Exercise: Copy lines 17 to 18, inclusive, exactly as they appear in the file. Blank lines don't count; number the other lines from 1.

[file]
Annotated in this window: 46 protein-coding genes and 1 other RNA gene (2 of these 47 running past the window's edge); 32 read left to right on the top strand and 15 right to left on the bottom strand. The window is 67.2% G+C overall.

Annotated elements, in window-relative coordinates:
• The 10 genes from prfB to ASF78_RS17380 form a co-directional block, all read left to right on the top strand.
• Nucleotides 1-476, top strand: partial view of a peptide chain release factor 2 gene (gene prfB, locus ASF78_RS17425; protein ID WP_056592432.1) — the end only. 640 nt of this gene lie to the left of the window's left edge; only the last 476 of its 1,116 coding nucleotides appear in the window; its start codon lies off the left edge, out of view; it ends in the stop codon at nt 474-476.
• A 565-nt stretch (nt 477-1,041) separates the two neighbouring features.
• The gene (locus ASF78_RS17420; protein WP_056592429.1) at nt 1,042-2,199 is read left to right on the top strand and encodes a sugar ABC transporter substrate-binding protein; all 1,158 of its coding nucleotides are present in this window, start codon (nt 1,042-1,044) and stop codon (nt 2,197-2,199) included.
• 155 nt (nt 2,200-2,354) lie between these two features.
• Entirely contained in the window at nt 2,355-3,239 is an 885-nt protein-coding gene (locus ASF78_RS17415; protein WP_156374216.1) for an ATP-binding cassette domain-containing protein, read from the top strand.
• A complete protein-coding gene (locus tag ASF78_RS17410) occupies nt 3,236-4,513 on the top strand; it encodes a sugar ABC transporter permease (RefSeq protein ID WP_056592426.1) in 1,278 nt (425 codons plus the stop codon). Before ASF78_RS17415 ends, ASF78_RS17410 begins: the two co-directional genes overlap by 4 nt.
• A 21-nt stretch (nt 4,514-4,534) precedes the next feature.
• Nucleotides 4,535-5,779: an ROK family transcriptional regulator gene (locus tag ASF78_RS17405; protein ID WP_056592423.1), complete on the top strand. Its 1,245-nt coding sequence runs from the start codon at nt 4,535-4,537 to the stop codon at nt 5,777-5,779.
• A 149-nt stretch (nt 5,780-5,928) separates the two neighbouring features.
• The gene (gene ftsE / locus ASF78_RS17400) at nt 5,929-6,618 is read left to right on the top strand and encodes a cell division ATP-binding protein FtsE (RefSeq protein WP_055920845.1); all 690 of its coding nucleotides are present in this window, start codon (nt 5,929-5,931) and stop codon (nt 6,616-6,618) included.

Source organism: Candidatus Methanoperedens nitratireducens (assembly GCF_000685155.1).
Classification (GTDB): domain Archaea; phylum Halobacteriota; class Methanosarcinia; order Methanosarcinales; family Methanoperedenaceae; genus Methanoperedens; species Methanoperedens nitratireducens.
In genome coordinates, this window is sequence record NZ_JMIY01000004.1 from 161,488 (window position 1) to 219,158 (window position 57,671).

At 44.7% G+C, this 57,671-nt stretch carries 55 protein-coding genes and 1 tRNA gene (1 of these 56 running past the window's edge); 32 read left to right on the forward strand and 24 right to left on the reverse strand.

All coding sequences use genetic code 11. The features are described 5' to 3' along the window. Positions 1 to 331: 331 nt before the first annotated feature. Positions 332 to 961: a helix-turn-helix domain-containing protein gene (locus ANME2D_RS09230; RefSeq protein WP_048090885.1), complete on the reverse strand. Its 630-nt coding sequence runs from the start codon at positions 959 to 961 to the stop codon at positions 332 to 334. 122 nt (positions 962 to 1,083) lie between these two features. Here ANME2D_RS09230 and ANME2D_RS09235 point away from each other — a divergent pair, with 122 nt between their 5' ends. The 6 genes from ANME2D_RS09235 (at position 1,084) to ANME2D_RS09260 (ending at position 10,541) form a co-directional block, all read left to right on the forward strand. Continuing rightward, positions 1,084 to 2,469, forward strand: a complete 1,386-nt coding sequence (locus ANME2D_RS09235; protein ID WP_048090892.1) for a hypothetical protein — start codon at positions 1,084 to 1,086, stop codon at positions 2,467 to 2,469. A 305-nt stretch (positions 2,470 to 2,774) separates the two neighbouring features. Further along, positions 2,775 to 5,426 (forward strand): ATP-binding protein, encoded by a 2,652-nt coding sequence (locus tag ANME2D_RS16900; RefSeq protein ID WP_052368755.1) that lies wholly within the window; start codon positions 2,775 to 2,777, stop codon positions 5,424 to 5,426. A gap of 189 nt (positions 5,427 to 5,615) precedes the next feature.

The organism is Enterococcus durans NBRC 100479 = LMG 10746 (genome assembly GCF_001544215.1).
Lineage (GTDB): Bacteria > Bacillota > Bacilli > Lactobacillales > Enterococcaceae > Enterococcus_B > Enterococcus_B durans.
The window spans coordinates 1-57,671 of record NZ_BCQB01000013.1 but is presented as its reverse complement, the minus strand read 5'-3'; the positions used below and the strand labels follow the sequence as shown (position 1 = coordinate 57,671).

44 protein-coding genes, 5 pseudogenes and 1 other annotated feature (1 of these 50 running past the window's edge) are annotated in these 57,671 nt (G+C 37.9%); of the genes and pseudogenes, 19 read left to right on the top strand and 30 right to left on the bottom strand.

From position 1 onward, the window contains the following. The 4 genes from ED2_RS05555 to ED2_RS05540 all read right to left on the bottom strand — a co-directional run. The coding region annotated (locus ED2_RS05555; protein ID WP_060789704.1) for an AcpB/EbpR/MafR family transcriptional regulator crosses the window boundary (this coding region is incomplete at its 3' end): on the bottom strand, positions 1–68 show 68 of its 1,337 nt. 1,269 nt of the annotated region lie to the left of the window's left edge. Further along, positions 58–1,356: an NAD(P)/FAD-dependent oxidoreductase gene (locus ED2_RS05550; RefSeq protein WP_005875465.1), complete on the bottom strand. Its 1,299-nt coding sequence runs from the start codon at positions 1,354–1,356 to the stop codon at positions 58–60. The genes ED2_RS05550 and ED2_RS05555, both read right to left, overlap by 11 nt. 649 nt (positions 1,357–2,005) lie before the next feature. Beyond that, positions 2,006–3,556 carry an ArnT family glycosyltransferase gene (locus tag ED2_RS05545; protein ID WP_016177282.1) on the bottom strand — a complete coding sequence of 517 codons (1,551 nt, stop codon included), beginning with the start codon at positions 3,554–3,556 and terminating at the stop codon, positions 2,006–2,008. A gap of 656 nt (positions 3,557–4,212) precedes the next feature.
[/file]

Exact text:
At 44.7% G+C, this 57,671-nt stretch carries 55 protein-coding genes and 1 tRNA gene (1 of these 56 running past the window's edge); 32 read left to right on the forward strand and 24 right to left on the reverse strand.

All coding sequences use genetic code 11. The features are described 5' to 3' along the window. Positions 1 to 331: 331 nt before the first annotated feature. Positions 332 to 961: a helix-turn-helix domain-containing protein gene (locus ANME2D_RS09230; RefSeq protein WP_048090885.1), complete on the reverse strand. Its 630-nt coding sequence runs from the start codon at positions 959 to 961 to the stop codon at positions 332 to 334. 122 nt (positions 962 to 1,083) lie between these two features. Here ANME2D_RS09230 and ANME2D_RS09235 point away from each other — a divergent pair, with 122 nt between their 5' ends. The 6 genes from ANME2D_RS09235 (at position 1,084) to ANME2D_RS09260 (ending at position 10,541) form a co-directional block, all read left to right on the forward strand. Continuing rightward, positions 1,084 to 2,469, forward strand: a complete 1,386-nt coding sequence (locus ANME2D_RS09235; protein ID WP_048090892.1) for a hypothetical protein — start codon at positions 1,084 to 1,086, stop codon at positions 2,467 to 2,469. A 305-nt stretch (positions 2,470 to 2,774) separates the two neighbouring features. Further along, positions 2,775 to 5,426 (forward strand): ATP-binding protein, encoded by a 2,652-nt coding sequence (locus tag ANME2D_RS16900; RefSeq protein ID WP_052368755.1) that lies wholly within the window; start codon positions 2,775 to 2,777, stop codon positions 5,424 to 5,426. A gap of 189 nt (positions 5,427 to 5,615) precedes the next feature.